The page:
Last night, a foodie friend that works for Food Network invited me to an industry party at a new restaurant, SD26. However, before that and countless celebrity chef sightings, we went to check out Daniel Boulud's new restaurant, DBGB. Now, I've had the pleasure of eating at several of Chef Boulud's restaurants so going into our evening I knew it would be great experience. The space was vibrant and packed, especially for a Monday night. I love the foodie quotes written on the mirrors and the signed copper pots from other notable chefs.
What I found most interesting about DBGB was its focus on sausages and unique ones at that. While the menu included some french staples, the true innovation was in the sausages. So, of course, my friend and I ordered a couple to check out.
The first one was a lamb & mint merguez with harissa, lemon braised spinach & chickpeas. The harissa had a great amount of heat, which is what I love about the spice mixture to begin with and the sausage in it's own right was delicious. The second sausage was a Thai mixture made with lemongrass, chilies and more. Unfortunately, this sausage was unbalanced and its accompanying rice mixture was just as disappointing. There was an overwhelming amount of lemongrass flavor but I will say that my citron vodka cocktail paired well!
In my opinion, nothing beats New York City's restaurant scene. Restaurants here are well beyond a sensory experience and most of San Francisco's eateries just can't compare. If you haven't had the luxury of experiencing a night of dining in NYC, I suggest you start saving your pennies. It's worth it, trust me.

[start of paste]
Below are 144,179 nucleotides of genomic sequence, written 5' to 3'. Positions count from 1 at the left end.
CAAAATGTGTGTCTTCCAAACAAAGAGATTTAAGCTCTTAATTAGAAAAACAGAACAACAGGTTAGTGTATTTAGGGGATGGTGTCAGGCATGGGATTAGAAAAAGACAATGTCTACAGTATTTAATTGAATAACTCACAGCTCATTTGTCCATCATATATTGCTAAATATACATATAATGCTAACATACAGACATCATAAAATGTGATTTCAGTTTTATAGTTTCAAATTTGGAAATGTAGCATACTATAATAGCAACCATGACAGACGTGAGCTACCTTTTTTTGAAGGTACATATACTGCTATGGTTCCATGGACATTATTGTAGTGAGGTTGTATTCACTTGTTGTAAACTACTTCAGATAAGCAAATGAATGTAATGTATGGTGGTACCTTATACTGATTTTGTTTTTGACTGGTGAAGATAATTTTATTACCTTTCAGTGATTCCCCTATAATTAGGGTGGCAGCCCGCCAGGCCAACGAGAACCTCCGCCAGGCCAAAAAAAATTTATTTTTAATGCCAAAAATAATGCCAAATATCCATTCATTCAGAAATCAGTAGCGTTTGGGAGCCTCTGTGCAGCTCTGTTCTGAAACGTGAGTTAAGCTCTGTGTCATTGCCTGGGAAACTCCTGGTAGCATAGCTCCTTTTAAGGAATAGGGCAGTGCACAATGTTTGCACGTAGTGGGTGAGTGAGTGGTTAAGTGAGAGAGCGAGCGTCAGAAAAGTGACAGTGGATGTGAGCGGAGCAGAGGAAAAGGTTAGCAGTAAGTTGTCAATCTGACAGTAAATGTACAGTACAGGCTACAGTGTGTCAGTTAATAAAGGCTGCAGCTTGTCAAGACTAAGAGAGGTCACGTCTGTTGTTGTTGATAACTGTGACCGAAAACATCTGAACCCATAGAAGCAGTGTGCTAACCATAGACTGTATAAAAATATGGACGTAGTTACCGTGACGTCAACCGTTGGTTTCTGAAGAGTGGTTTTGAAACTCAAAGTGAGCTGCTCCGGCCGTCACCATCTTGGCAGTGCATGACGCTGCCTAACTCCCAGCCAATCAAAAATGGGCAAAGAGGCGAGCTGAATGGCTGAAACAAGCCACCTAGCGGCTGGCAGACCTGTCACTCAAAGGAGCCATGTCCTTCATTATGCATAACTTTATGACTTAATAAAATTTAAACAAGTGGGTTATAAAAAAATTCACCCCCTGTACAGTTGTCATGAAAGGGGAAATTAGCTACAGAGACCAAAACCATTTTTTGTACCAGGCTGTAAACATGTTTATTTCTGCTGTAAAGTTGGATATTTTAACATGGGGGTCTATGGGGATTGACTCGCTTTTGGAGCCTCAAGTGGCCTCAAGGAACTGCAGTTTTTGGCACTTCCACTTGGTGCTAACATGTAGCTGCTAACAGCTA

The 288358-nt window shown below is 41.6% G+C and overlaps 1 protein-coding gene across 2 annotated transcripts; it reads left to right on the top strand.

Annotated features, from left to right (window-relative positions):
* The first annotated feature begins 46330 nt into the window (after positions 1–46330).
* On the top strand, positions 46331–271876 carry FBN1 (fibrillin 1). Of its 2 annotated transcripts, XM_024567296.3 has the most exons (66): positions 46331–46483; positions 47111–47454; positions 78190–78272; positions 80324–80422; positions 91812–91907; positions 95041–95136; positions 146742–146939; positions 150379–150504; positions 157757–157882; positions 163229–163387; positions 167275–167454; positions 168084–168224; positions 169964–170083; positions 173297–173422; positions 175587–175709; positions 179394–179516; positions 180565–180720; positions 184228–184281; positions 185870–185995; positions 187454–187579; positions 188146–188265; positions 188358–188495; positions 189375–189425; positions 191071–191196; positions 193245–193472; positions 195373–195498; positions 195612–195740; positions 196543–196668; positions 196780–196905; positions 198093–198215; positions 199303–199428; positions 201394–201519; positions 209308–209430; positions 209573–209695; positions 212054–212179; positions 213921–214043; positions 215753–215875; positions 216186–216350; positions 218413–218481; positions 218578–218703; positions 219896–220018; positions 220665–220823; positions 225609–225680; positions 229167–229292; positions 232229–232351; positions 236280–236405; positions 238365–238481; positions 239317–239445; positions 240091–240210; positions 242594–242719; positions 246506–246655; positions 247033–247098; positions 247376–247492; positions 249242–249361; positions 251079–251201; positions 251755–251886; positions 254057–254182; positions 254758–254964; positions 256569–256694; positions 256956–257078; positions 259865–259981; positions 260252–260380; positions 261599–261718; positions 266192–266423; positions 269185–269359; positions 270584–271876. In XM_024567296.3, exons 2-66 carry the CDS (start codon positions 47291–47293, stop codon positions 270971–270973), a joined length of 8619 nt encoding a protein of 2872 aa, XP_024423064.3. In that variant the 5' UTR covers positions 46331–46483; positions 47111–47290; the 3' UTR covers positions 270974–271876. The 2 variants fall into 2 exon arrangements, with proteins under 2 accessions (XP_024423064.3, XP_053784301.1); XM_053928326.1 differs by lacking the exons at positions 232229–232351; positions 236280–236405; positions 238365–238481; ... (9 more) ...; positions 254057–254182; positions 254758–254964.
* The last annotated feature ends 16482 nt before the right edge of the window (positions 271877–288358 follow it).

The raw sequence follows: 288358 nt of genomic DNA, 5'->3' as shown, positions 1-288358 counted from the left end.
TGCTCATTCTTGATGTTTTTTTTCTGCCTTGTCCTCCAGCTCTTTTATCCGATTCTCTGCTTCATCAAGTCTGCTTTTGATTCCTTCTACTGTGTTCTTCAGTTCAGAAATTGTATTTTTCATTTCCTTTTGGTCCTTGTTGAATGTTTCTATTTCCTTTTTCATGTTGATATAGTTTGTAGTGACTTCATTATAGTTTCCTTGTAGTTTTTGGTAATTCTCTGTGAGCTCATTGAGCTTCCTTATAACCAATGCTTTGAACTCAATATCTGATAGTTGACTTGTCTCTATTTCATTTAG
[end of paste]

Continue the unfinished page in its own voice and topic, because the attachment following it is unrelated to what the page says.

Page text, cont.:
Friday, September 4, 2009
Before my best friend lands in San Francisco for a nice long Labor Day weekend in Napa, I thought I'd post a recipe that should appeal to any appetite this holiday. To make this a breakfast dish, fry an egg and serve on the side or on top.
Have a great holiday!
Corn Fritters with Salsa
- 2 plum tomatoes, coarsely chopped
- 1/3 cup chopped white onion
- 2 tablespoons chopped fresh cilantro
- 1 to 2 tablespoons chopped pickled jalapeño chiles
- 1 tablespoon fresh lime juice
- 2 ears corn, shucked
- 1 large egg
- 1/2 cup milk
- 1/3 cup yellow cornmeal
- 2 1/2 tablespoons all-purpose flour
- 1/4 teaspoon salt
- 2 to 3 tablespoons vegetable oil
Stir together all salsa ingredients and season with salt.
Cut corn kernels from ears and scrape cobs to extract juice, then discard cobs. Whisk together egg and milk until smooth and stir in cornmeal, flour, and salt. Stir in corn, including juice.
Heat 1 tablespoon oil in a 12-inch nonstick skillet over moderate heat until hot but not smoking, then drop in 2 tablespoons batter each for 4 fritters. Fry until lightly browned, about 2 minutes per side, and drain on paper towels. Make more fritters in same manner, adding oil as necessary.
Serve fritters with salsa.
Wednesday, September 2, 2009
Beer Steamed Crab
FOR THE DIPPING SAUCE:
4 tbsp. fish sauce
2 small red or green Thai chiles,
stemmed and sliced into thin rings
Juice of 2 limes
FOR THE CRABS:
12 live blue crabs (about 4 lbs.)
4 12-oz. bottles of lager beer
2 tsp. kosher salt
10 garlic cloves, smashed
3 Thai chiles, stemmed and split
1 bunch cilantro
2 limes, halved
1. First, make the dipping sauce: Whisk together fish sauce, chiles, and lime juice. Set aside.
2. Rinse crabs under running water. Pour beer into a 6-quart pot; bring to a boil over high heat. Add salt, garlic, chiles, and cilantro. Squeeze in juice from halved limes; add limes.
3. Add crabs to pot; cook, covered, until they turn a vibrant reddish-orange, about 8 minutes. Using tongs, transfer crabs to a platter. Serve with sauce. SERVES 2 – 4